Alexandria Ocasio-Cortez preaches that “the movement for economic, social and racial justice knows no zip code.” Radical campaigners for a new politics have long held on to this faith, but the 28-year-old democratic socialist, whose upset victory in New York’s 14th Congressional District made her one of the most recognizable political figures in the nation, is determined to prove it. Since her win, she’s been crisscrossing the country—from Detroit to Honolulu, Wichita to Los Angeles—on behalf of insurgent populists.
Let’s test her theory. Mail sent from the 10462 zip code in the Bronx, where Ocasio-Cortez trounced veteran Democratic Congressman Joe Crowley, must travel at least 1,427 miles to reach the 67025 zip code of Cheney, Kansas. Conventional wisdom says that bold political messages cannot possibly leap the ideological divide between an urban borough that gave just 10 percent of its vote to Donald Trump in 2016 and a rural state like Kansas, where Trump carried 103 of 105 counties.
Janice Manlove disagrees. It’s a midsummer night, and I am sitting with Manlove, a 64-year-old retired postal worker, on the back of a hay wagon decked out with campaign signs for Democratic congressional candidate James Thompson, a civil-rights lawyer whose challenge to a Republican incumbent has attracted the support of Ocasio-Cortez and Vermont Senator Bernie Sanders. We’re waiting to join the parade that kicks off the annual Sedgwick County Fair in this community of 2,100. It’s almost 100 degrees and wickedly humid. Manlove is irritated—not with the weather, which she’s used to, but with the politicians and pundits who say that Middle America won’t take to Ocasio-Cortez and her message of working-class solidarity. “That’s just crazy,” Manlove says. “People love her.”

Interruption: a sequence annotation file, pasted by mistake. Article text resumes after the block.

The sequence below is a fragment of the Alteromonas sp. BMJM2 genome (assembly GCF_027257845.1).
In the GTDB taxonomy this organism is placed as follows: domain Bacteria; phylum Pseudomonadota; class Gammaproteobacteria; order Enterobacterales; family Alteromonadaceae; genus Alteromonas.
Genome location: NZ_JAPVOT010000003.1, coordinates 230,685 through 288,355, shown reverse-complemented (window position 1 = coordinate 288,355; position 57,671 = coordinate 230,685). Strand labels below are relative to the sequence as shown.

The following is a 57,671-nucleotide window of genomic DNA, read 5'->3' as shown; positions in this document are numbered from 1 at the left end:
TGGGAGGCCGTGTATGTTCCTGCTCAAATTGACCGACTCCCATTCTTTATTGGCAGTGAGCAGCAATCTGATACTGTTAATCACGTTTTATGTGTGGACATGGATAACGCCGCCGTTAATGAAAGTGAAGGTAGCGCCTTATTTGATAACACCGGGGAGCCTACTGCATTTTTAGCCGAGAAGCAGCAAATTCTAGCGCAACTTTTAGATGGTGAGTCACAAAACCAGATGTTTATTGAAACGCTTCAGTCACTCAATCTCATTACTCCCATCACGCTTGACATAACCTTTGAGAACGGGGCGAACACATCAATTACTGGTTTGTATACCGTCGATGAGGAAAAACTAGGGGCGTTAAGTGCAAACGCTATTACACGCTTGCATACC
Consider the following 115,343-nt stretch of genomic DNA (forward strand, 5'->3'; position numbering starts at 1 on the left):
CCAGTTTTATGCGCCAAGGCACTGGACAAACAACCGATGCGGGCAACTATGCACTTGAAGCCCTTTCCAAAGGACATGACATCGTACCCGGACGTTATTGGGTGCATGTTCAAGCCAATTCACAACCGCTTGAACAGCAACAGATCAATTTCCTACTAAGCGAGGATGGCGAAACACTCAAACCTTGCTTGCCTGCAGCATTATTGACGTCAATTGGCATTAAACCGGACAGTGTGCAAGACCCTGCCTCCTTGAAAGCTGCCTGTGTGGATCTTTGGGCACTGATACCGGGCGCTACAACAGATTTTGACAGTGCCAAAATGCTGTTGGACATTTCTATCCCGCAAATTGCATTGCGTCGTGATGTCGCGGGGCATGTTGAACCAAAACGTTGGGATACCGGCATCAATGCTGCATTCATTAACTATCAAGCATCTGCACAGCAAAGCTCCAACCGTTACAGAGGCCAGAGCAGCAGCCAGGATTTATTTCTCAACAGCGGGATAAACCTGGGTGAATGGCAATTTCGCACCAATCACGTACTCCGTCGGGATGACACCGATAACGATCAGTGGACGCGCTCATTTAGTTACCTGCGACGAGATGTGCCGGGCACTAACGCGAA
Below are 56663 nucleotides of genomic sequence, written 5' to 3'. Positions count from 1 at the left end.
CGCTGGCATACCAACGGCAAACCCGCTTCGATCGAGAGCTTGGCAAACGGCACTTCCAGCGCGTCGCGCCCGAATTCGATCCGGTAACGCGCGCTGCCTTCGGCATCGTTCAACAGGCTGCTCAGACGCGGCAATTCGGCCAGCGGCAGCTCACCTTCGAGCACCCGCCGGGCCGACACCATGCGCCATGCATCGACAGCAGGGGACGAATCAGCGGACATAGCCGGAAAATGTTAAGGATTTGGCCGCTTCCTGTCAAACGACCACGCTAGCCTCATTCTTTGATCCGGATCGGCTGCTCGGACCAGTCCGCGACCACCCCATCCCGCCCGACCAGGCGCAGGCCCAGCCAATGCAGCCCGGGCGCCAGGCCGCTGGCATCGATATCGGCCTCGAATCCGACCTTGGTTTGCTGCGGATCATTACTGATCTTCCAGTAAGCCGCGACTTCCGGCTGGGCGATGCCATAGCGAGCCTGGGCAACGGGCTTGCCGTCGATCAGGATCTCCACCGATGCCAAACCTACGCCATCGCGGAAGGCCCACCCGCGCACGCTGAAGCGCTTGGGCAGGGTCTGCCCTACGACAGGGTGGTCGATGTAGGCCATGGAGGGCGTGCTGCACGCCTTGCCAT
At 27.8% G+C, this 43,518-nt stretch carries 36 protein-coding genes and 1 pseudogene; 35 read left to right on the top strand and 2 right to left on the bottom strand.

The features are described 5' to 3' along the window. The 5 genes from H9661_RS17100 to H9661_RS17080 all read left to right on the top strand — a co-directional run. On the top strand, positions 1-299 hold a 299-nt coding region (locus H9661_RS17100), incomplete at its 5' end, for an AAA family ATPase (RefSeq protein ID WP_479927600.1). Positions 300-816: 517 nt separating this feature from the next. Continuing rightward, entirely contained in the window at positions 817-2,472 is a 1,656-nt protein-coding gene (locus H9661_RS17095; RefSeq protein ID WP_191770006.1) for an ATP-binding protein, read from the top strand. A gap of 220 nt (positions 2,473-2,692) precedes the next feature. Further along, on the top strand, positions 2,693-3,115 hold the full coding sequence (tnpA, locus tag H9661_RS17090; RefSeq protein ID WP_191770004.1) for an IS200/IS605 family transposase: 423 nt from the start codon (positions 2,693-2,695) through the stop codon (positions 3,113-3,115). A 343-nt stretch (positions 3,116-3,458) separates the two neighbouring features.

“I don’t know if you noticed, but there were a lot of working people in Kansas,” she continues, thereby joining the roiling debate about whether a party that has been wrestling with its identity since its traumatic 2016 defeat should rally around this self-proclaimed “girl from the Bronx.” The proud president of Sedgwick County Democratic Women, Manlove says a call to arms from Ocasio-Cortez and Sanders might be just what it takes to get working-class voters, especially young ones, to the polls in November. She does not buy the argument from former senator Joe Lieberman, who wrote in The Wall Street Journal that Ocasio-Cortez is a “far from the mainstream” radical who threatens “to hurt Congress, America and the Democratic Party.”
Illinois Senator Tammy Duckworth has also warned against getting too enamored with Ocasio-Cortez. “I don’t think that you can go too far to the left and still win the Midwest,” she said in July. But as James Thompson’s pickup truck pulls the Sedgwick County Democratic Party’s float onto the main drag of a very Midwestern town, Manlove praises what she hears from Ocasio-Cortez as “common-sense language.” “She’s not looking at what divides us; she’s looking at what unites us,” Manlove explains. “She’s saying that if Congress would just stop worrying so much about taking care of big business and start taking care of working people, we’d all be better off. That’s what Democrats should be saying. I think it’s inspiring.”